Conclusion

The sodium ion levels determined using the ABGA and the autoanalyzer might not be equivalent in premature infants admitted to the NICU. Therefore, clinicians should be careful when diagnosing sodium ion imbalance in premature infants and providing treatment.

Keywords

Blood gas analysisHyponatremiaPreterm infantProteinSodium

Background

Sodium is an essential electrolyte in the intracellular and extracellular fluids of the body. Metabolism is closely associated with sodium, and an imbalance in the sodium ion levels can result in serious life-threatening conditions [13]. In the neonatal intensive care unit (NICU), preterm infants are at high risk for an imbalance in the sodium ion levels because of renal immaturity, renal failure, diuretics use, and fluid management. Therefore, it is very important to frequently determine sodium ion levels in preterm infants.

Direct and indirect ion-sensitive electrodes have been used for electrolyte analysis in recent years. The direct electrode analyzes undiluted whole blood. An arterial blood gas analyzer (ABGA) incorporates a direct electrode. An ABGA is useful method to evaluate baby constantly and requires small amounts of blood. The indirect electrode, incorporated in an automated analyzer, analyzes diluted plasma. It is generally used in central hospital laboratories.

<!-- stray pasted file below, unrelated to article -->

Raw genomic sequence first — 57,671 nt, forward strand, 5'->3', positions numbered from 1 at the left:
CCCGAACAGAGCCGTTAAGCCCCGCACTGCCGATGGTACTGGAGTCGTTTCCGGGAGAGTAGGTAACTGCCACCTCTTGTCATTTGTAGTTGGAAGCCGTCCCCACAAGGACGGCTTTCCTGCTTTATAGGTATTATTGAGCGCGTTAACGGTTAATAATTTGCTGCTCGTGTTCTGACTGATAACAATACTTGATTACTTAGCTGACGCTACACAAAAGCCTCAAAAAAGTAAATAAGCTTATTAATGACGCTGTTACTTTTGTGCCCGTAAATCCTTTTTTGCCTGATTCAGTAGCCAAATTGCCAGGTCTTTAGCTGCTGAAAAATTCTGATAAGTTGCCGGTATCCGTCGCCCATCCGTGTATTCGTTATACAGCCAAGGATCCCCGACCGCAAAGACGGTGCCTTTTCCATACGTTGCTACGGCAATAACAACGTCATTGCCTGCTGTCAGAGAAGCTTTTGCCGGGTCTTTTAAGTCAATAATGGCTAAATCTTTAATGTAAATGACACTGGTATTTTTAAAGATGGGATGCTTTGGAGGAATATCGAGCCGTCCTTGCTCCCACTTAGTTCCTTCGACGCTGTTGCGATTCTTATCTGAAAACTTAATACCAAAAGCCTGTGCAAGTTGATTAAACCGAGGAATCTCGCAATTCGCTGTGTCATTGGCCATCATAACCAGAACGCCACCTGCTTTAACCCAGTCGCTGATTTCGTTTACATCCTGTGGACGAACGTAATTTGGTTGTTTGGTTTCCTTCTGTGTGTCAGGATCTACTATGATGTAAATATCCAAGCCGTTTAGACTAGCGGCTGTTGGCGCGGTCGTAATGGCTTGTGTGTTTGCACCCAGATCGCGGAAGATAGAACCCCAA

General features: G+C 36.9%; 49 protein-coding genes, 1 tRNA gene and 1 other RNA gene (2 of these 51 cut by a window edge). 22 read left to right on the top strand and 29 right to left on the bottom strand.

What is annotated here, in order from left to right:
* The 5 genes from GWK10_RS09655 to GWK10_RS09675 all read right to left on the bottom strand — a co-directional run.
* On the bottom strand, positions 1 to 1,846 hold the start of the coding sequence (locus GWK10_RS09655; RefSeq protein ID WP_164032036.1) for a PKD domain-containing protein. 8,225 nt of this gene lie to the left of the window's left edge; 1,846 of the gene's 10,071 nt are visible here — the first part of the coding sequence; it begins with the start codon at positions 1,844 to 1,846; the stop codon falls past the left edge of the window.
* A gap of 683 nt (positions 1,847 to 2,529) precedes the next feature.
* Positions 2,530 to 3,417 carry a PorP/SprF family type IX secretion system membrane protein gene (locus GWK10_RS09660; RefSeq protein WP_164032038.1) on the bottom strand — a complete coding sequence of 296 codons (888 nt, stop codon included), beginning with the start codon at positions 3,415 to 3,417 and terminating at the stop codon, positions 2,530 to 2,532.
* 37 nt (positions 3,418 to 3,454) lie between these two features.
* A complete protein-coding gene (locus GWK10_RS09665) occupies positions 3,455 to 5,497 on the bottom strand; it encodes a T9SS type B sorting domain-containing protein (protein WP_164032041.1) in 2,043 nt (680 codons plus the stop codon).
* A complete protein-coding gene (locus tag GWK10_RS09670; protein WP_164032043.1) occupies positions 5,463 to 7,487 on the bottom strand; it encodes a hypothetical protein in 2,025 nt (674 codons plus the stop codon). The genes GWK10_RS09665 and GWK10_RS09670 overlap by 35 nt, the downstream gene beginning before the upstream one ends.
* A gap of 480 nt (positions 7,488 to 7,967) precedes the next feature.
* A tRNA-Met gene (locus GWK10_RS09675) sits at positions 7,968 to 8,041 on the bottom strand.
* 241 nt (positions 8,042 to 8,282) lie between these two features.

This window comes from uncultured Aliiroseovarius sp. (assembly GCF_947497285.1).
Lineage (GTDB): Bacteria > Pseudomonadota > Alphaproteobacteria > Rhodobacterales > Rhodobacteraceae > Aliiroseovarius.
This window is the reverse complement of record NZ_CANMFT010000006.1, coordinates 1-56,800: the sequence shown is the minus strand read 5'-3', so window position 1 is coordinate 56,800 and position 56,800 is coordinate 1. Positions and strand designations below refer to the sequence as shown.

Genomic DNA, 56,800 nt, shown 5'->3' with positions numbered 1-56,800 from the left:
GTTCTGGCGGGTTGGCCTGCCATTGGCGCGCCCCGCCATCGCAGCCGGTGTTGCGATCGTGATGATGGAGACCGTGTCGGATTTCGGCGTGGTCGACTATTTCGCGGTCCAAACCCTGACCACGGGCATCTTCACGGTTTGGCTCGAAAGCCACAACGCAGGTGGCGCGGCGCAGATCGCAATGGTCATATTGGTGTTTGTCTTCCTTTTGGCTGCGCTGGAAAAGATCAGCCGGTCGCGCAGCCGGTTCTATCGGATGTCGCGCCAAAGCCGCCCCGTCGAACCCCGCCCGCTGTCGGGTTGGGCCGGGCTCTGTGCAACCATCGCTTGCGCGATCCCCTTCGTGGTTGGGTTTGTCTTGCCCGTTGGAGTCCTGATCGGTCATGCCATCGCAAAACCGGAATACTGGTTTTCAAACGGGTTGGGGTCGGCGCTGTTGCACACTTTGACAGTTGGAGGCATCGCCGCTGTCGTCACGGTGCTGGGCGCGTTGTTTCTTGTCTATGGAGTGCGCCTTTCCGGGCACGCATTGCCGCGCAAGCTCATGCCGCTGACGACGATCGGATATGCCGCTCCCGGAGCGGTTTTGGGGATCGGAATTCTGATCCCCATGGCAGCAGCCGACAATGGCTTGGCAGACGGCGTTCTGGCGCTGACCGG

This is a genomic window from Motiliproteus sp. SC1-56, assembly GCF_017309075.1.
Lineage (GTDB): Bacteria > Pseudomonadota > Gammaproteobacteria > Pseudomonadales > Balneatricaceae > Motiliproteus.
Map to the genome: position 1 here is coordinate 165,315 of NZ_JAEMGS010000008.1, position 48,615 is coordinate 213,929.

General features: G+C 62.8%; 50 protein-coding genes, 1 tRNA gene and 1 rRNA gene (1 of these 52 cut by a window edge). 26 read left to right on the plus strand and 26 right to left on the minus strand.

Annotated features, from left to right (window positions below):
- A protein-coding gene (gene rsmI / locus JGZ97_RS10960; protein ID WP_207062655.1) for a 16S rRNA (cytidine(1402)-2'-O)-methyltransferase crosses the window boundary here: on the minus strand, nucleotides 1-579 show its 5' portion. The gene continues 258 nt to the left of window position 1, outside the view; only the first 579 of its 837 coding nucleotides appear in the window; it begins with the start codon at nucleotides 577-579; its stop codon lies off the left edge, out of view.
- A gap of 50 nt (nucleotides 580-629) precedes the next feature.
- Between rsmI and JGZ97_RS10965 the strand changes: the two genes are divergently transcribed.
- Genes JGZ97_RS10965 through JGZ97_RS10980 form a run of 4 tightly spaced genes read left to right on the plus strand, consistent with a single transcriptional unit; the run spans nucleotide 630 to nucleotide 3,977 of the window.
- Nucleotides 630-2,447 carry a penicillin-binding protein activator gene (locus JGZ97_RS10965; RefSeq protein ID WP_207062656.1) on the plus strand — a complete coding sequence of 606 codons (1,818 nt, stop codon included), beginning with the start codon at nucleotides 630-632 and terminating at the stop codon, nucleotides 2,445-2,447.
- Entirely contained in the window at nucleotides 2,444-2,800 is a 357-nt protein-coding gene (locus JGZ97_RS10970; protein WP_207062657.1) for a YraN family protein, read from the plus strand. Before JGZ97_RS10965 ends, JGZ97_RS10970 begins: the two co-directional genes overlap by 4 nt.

The United States Clinical Laboratory Improvement Amendments (US CLIA) 1988 rules allow for a difference of up to 4 mmol/L in the sodium ion levels [4]. However, the difference in the sodium ion levels between the two types of methods often exceeds the limit clinically. The difference in the sodium ions levels could be caused by a variety of factors, including equipment, transport containers, albumin levels, protein levels, and the patient’s medical condition [58]. No previous study has assessed the difference in the sodium ion levels between the direct and indirect methods in premature infants. We hypothesized that sodium ion levels obtained using an autoanalyzer (indirect method) and an ABGA (direct method) are equivalent. The present study aimed to compare sodium ion levels between an autoanalyzer and an ABGA to test this hypothesis.

Methods